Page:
California is ranked 4th in oil production in the U.S.
You would never know it by our gasoline prices!
I always wonder why, but not really!
In July of this year, I blogged (“Fracking, ’cause their brains are lacking”) about an almost covert seismic survey of land around Aromas, CA by a company called Freedom Resources, of Watsonville, CA which might be related to Freedom Resources, LLC of Dallas, TX, a company which has a Better Business Bureau rating of D- on a scale from A+ to F.
Fracking, which is short for hydraulic fracturing, is the somewhat hair-brained process of injecting water, sand, and chemicals (no, not “nice” chemicals!) into the ground, under pressure, to free natural gas and oil that is entrapped in shale formations. The practice has induced “swarms” of microearthquakes in places (like northeastern Ohio, near where my parents used to live) that have never HAD earthquakes, before. In addition, fracking can cause POLLUTION OF THE GROUNDWATER, which, by the way, people DRINK and crop plants use in their growth.
So it comes as little surprise that in December, the U.S. Federal Government (which owns below-surface rights to the mostly private land of California’s Central Coast) is scheduled to hold an auction to lease out parcels of land to oil and natural gas companies! The lease sale, which will be the SECOND on Monterey Shale in about a year is “fueling” a growing battle among environmentalists, energy companies, and politicians over use of the fracking technology that has already spawned a heated argument in New York, Pennsylvania, and other states. In California, the lease sale will involve almost 18,000 acres of land from the Central Coast to the San Joaquin Valley and spans Monterey, San Benito, and Fresno counties!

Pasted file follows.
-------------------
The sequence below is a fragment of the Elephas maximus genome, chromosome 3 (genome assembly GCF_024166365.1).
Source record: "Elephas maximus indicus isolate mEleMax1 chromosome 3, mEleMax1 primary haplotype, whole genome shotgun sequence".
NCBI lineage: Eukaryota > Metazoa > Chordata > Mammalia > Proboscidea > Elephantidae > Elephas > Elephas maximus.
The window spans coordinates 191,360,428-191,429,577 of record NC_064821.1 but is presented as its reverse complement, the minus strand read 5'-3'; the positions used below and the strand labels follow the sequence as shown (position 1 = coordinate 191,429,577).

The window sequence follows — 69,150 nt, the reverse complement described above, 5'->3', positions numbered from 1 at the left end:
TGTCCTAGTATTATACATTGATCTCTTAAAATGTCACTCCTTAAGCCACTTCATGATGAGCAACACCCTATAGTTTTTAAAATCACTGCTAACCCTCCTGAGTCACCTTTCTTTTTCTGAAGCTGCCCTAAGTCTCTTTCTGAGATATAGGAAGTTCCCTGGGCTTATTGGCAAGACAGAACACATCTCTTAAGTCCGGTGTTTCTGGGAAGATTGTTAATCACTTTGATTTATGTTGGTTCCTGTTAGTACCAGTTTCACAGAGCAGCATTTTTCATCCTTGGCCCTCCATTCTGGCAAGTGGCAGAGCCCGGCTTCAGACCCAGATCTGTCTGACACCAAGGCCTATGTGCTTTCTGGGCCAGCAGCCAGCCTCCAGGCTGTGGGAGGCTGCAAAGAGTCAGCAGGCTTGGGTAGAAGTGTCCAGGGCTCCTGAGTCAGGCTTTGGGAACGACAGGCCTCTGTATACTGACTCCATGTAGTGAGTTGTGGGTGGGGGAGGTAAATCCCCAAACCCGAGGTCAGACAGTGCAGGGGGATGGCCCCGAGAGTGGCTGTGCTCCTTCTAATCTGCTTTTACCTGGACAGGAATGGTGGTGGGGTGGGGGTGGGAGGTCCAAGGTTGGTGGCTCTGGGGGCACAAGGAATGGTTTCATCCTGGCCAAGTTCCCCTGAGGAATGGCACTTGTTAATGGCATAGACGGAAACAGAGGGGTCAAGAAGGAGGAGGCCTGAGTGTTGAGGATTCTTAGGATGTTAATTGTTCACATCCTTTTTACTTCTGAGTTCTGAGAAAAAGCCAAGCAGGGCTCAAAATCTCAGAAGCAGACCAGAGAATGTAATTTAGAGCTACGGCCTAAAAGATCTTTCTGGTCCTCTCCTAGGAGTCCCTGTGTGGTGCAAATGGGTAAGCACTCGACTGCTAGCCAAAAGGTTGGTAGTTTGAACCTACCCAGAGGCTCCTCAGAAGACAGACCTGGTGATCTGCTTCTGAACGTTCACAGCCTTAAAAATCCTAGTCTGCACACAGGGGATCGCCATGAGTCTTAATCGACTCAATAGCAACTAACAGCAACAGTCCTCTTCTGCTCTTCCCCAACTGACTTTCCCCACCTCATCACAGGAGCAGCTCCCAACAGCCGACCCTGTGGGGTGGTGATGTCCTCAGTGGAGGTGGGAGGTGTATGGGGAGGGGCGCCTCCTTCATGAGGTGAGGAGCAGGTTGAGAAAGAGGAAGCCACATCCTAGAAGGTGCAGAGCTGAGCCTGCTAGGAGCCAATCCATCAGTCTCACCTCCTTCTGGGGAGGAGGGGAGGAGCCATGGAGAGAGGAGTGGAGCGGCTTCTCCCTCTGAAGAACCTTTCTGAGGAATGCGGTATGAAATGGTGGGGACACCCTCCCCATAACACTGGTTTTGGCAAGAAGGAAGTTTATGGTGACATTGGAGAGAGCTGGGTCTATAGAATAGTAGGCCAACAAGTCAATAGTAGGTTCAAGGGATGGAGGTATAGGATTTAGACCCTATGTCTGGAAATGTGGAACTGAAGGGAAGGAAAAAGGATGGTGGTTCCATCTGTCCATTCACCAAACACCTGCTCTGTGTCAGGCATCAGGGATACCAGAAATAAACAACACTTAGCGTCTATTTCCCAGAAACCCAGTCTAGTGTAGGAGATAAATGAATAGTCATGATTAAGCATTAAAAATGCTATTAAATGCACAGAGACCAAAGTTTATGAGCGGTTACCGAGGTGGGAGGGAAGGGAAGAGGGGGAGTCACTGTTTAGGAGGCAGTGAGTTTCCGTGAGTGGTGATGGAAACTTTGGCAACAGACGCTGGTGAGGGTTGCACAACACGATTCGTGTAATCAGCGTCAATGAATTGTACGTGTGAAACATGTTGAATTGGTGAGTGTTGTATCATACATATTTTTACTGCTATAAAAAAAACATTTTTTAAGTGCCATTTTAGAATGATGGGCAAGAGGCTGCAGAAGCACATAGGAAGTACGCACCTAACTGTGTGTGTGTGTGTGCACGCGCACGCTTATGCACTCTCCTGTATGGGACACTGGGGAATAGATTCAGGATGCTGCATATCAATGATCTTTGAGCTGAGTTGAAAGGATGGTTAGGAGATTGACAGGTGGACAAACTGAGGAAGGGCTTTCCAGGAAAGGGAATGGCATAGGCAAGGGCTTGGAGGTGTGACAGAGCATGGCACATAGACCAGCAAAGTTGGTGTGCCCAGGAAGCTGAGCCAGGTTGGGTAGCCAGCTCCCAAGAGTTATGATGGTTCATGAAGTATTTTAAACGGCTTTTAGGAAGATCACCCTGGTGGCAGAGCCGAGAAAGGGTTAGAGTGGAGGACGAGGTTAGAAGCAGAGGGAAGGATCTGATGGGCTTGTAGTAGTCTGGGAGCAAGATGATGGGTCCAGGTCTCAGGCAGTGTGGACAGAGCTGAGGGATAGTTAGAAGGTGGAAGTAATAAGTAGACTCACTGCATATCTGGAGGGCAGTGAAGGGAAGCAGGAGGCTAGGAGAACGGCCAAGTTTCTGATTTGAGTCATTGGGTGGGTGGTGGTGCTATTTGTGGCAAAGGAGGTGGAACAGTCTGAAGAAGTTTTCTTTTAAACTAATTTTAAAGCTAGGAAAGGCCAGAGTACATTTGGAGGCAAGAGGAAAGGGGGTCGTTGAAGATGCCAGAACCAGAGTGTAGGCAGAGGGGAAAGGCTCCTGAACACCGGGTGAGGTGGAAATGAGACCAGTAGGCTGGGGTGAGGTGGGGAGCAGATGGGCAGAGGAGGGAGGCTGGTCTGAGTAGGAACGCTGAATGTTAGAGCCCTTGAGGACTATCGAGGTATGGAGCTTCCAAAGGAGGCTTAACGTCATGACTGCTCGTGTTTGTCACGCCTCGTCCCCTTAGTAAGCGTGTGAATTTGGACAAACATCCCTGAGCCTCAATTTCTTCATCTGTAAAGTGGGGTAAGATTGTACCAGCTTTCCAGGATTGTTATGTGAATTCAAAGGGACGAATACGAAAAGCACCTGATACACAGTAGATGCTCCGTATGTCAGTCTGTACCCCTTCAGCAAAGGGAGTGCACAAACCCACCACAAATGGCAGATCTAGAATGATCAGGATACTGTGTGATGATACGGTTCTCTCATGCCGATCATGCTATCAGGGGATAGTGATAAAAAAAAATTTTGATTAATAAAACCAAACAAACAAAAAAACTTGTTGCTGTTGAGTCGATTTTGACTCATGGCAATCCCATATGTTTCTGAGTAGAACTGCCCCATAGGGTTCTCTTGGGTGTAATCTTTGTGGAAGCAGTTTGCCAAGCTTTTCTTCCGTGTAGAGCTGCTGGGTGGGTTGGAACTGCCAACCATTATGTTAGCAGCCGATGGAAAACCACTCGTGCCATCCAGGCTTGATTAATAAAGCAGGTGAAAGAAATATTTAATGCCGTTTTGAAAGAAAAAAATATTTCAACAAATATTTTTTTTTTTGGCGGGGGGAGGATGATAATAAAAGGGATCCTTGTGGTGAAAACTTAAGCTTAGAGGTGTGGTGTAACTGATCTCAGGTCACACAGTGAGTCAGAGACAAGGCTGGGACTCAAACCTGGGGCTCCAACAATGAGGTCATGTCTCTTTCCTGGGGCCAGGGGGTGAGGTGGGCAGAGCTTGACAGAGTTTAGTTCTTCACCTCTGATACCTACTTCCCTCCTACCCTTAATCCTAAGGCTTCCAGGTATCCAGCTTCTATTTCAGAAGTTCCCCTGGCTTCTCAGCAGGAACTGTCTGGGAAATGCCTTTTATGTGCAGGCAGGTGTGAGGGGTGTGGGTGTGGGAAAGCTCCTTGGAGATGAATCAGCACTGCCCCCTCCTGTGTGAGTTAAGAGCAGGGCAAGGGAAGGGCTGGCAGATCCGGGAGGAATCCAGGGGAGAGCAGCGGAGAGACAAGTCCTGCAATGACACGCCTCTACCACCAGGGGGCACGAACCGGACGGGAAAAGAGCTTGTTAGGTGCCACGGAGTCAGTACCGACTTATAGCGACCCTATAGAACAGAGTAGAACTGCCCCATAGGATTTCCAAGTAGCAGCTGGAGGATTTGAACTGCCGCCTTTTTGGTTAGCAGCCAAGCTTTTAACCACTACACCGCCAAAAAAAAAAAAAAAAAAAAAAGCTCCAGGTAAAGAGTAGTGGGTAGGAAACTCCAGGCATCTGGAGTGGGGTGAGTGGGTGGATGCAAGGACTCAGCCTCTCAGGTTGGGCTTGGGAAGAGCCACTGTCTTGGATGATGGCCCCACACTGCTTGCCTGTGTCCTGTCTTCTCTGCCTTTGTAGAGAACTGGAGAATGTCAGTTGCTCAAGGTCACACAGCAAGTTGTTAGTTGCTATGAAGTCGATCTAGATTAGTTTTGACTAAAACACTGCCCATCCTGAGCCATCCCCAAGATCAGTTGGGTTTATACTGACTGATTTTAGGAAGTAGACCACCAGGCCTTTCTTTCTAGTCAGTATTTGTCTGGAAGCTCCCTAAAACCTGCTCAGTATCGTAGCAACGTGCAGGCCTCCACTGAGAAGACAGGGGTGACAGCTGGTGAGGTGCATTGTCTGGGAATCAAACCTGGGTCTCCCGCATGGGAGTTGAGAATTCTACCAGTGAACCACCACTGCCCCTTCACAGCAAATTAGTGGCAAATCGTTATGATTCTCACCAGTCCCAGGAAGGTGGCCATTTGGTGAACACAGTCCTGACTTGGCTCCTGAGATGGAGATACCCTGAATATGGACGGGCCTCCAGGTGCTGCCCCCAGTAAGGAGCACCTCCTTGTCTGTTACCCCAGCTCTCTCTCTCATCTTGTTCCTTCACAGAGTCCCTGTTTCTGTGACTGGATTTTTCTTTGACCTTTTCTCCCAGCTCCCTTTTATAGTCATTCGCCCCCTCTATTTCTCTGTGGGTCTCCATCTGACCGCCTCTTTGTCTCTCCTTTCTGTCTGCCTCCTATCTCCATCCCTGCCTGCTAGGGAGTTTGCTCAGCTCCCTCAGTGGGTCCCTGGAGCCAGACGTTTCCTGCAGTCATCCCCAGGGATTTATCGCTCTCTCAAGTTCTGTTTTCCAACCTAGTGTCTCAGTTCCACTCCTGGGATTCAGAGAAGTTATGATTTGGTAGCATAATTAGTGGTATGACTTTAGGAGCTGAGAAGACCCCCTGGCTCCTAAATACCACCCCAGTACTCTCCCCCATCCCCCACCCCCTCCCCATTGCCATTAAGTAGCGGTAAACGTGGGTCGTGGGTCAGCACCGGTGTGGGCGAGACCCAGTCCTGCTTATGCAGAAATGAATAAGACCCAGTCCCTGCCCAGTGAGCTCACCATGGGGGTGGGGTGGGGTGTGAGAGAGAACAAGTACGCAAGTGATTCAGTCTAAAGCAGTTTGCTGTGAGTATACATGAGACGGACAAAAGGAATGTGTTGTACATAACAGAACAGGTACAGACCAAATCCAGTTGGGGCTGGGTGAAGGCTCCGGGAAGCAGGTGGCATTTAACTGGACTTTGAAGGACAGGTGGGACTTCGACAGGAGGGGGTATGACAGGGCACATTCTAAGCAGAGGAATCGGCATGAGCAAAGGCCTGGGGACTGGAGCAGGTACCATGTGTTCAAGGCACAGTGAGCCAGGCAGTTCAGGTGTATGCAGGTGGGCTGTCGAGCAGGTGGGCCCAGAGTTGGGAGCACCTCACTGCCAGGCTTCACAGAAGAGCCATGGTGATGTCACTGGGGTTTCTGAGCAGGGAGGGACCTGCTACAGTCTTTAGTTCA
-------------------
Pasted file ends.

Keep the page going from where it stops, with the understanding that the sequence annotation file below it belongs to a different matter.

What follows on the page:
Opposition to fracking is rising among environmentalists in California. Well operators in California have already voluntarily disclosed more than 350 fracking wells within the state, from Northern California to Long Beach. Nobody knows for sure how many fracking wells exist, because, unlike some states (believe it or not!) CALIFORNIA does not require companies to reveal the locations or numbers of the wells! Even MORE amazingly, companies fracking in California are not required to disclose the CHEMICALS that they use!
The Monterey Shale drew the attention of activists this summer when the U.S. Bureau of Land Management <BLM>, which oversees the mineral rights, announced the auction of 79 parcels spanning 17,847 acres. In compliance with the National Environmental Policy Act, the bureau produced a draft analysis of the effects of oil and gas development on the environment and concluded it would have “no significant impact.” Among the tools the agency analyzed was fracking.
The Center for Biological Diversity, an environmental organization, accused the bureau of opening the door to fracking by minimizing its dangers.
“The (agency’s) analysis is completely inadequate,” said Kassie Siegel, director of the group’s Climate Law Institute. “If nothing is done, you could have large-scale fracking of the Monterey Shale without any adequate environmental review.”